Not every sport requires athletes to communicate with a 500kg animal with a mind of its’ own – jumping huge obstacles, galloping at speeds of up to 50km/hr or produce an elegant series of movements while making it appear effortless. Equestrian sports are exciting to watch, and a lot of fun to photograph. Whether you are a professional photographer or a supporter with a camera, I hope this post will give you some ideas about how you can improve your equestrian photography in future.
What gear do you need?
For professional work you really need a DSLR and at least a basic zoom, but for general equestrian photos all you need is a simple point and shoot camera to capture the day! I use a Canon 60D DSLR with a Canon 70-200mm f/2.8 IS lens, which works for me.
When photographing an event you need to plan ahead so that you can capture the very best images you can. Ask:
Who is running the event?
Some events may have restrictions on who is allowed to photograph the event – especially if you are planning to sell your images. Many photographers gain exclusive rights to photograph a show, and if you try and sell images from that show without checking with the event organisers you may end up with a bad reputation and not be invited back! Always check with the organisers of the event if you plan to sell ANY images from the event. Even if you aren’t planning to sell images, some events may be run on private property in which case you will need to contact the organizer to obtain the right to photograph on their land. If in doubt – ask!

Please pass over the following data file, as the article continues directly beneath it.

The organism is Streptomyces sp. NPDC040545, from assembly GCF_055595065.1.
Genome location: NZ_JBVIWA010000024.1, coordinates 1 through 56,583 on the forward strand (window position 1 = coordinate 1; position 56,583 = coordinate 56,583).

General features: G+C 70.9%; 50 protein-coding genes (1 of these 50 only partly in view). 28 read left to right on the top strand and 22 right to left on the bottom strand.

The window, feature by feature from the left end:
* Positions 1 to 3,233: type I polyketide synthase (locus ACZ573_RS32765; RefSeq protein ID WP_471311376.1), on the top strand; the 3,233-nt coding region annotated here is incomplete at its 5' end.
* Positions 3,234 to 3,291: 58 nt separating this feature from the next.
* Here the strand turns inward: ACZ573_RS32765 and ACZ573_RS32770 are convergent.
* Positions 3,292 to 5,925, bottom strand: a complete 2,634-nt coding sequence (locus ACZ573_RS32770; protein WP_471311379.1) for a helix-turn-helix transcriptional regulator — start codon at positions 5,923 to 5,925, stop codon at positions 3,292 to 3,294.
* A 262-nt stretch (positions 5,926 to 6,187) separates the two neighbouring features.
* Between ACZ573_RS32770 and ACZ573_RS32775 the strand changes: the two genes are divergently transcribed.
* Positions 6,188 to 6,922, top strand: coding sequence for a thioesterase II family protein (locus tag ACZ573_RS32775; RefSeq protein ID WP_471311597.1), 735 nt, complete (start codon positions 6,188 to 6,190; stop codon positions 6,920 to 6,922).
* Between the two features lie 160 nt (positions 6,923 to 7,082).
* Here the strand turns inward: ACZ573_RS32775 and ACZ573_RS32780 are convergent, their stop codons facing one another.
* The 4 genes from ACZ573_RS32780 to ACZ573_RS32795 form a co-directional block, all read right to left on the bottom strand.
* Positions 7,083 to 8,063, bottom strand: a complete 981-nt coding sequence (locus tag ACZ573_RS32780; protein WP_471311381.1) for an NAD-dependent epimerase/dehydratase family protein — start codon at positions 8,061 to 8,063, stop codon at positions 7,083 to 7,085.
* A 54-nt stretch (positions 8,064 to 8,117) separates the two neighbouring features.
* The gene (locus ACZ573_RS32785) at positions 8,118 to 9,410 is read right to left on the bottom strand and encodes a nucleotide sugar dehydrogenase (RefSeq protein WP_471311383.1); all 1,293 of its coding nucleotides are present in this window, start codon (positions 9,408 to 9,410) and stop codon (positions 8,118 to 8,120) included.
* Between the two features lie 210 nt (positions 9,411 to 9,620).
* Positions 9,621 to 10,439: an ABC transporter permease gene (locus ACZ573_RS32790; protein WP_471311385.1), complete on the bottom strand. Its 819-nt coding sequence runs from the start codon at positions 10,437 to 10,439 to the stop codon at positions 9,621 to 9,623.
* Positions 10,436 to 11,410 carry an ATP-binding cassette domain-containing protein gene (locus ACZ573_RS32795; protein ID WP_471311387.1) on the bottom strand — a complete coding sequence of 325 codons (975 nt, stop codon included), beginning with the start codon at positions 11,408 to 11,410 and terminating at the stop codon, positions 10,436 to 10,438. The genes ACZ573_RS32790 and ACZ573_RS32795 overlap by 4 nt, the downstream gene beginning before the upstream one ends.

What type of event is it? Dressage? Showjumping? Eventing? Western?
When photographing an event, the aim is to capture images which show horses and riders at their best. As each sport has its’ own set of guidelines as to what makes a “good” round or test, it is important to know what to look for when capturing your images. What to the non-horsesy photographer may seem to be a technically perfect image, may actually be capturing a terrible mistake on the riders’ part or the horse not looking as good as they usually do, and owners do not want to see those images!
Where do I need to stand?
Though this is not always possible, aim to find a clean background free of distractions. Angles with trees in the background generally result in better shots than if there is a huge truck in the background! You also want the sun behind you so you get the rich, shiny coats which show a healthy horse.
A good, clean background means that the horse is the main focus of the image!
So what makes a “good” equestrian image?
As mentioned before, that depends on the event. Each sport is very different!
For all events, you need a basic knowledge of the paces so that you know when to take the photo.